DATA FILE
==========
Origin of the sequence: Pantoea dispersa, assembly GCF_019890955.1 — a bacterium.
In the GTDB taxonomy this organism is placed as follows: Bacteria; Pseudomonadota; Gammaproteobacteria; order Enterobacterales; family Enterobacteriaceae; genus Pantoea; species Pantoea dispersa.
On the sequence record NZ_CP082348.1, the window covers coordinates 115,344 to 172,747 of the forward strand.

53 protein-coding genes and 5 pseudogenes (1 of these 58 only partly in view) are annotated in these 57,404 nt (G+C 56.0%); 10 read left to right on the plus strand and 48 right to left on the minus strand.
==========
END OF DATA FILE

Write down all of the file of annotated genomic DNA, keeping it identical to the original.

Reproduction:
Origin of the sequence: Pantoea dispersa, assembly GCF_019890955.1 — a bacterium.
In the GTDB taxonomy this organism is placed as follows: Bacteria; Pseudomonadota; Gammaproteobacteria; order Enterobacterales; family Enterobacteriaceae; genus Pantoea; species Pantoea dispersa.
On the sequence record NZ_CP082348.1, the window covers coordinates 115,344 to 172,747 of the forward strand.

53 protein-coding genes and 5 pseudogenes (1 of these 58 only partly in view) are annotated in these 57,404 nt (G+C 56.0%); 10 read left to right on the plus strand and 48 right to left on the minus strand.